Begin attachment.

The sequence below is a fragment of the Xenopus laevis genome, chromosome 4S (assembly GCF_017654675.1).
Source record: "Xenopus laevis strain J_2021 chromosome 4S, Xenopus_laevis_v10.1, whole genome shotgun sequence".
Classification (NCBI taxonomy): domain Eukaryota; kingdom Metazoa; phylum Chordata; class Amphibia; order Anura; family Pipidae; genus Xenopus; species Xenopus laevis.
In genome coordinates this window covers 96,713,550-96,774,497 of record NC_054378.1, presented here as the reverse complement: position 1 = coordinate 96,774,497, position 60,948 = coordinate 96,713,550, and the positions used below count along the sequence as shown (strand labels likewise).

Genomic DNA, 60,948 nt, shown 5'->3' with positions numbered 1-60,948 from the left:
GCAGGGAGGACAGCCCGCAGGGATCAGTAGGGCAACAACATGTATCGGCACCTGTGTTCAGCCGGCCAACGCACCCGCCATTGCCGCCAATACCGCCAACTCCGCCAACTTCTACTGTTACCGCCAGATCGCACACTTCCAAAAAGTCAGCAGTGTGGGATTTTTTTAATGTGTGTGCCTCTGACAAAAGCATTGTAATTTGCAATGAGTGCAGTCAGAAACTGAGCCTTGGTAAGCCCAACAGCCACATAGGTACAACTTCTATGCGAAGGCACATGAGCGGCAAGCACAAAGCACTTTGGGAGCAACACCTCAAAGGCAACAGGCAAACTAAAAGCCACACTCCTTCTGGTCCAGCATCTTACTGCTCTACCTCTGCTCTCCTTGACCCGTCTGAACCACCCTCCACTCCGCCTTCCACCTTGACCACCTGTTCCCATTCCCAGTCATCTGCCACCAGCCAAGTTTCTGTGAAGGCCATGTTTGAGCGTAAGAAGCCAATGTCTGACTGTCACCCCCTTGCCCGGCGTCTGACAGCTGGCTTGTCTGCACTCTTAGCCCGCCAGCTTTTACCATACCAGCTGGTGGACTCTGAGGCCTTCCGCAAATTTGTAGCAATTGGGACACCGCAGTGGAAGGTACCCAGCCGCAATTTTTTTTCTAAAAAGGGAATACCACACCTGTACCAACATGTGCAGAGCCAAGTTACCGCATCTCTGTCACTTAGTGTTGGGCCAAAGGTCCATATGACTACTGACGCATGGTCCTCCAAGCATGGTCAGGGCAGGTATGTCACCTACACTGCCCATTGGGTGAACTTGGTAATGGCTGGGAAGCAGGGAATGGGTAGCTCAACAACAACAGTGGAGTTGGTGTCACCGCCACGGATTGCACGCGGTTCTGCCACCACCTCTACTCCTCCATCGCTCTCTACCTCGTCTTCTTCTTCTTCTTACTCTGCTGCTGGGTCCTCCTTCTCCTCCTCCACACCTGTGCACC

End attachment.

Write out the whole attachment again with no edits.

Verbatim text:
The sequence below is a fragment of the Xenopus laevis genome, chromosome 4S (assembly GCF_017654675.1).
Source record: "Xenopus laevis strain J_2021 chromosome 4S, Xenopus_laevis_v10.1, whole genome shotgun sequence".
Classification (NCBI taxonomy): domain Eukaryota; kingdom Metazoa; phylum Chordata; class Amphibia; order Anura; family Pipidae; genus Xenopus; species Xenopus laevis.
In genome coordinates this window covers 96,713,550-96,774,497 of record NC_054378.1, presented here as the reverse complement: position 1 = coordinate 96,774,497, position 60,948 = coordinate 96,713,550, and the positions used below count along the sequence as shown (strand labels likewise).

Genomic DNA, 60,948 nt, shown 5'->3' with positions numbered 1-60,948 from the left:
GCAGGGAGGACAGCCCGCAGGGATCAGTAGGGCAACAACATGTATCGGCACCTGTGTTCAGCCGGCCAACGCACCCGCCATTGCCGCCAATACCGCCAACTCCGCCAACTTCTACTGTTACCGCCAGATCGCACACTTCCAAAAAGTCAGCAGTGTGGGATTTTTTTAATGTGTGTGCCTCTGACAAAAGCATTGTAATTTGCAATGAGTGCAGTCAGAAACTGAGCCTTGGTAAGCCCAACAGCCACATAGGTACAACTTCTATGCGAAGGCACATGAGCGGCAAGCACAAAGCACTTTGGGAGCAACACCTCAAAGGCAACAGGCAAACTAAAAGCCACACTCCTTCTGGTCCAGCATCTTACTGCTCTACCTCTGCTCTCCTTGACCCGTCTGAACCACCCTCCACTCCGCCTTCCACCTTGACCACCTGTTCCCATTCCCAGTCATCTGCCACCAGCCAAGTTTCTGTGAAGGCCATGTTTGAGCGTAAGAAGCCAATGTCTGACTGTCACCCCCTTGCCCGGCGTCTGACAGCTGGCTTGTCTGCACTCTTAGCCCGCCAGCTTTTACCATACCAGCTGGTGGACTCTGAGGCCTTCCGCAAATTTGTAGCAATTGGGACACCGCAGTGGAAGGTACCCAGCCGCAATTTTTTTTCTAAAAAGGGAATACCACACCTGTACCAACATGTGCAGAGCCAAGTTACCGCATCTCTGTCACTTAGTGTTGGGCCAAAGGTCCATATGACTACTGACGCATGGTCCTCCAAGCATGGTCAGGGCAGGTATGTCACCTACACTGCCCATTGGGTGAACTTGGTAATGGCTGGGAAGCAGGGAATGGGTAGCTCAACAACAACAGTGGAGTTGGTGTCACCGCCACGGATTGCACGCGGTTCTGCCACCACCTCTACTCCTCCATCGCTCTCTACCTCGTCTTCTTCTTCTTCTTACTCTGCTGCTGGGTCCTCCTTCTCCTCCTCCACACCTGTGCACC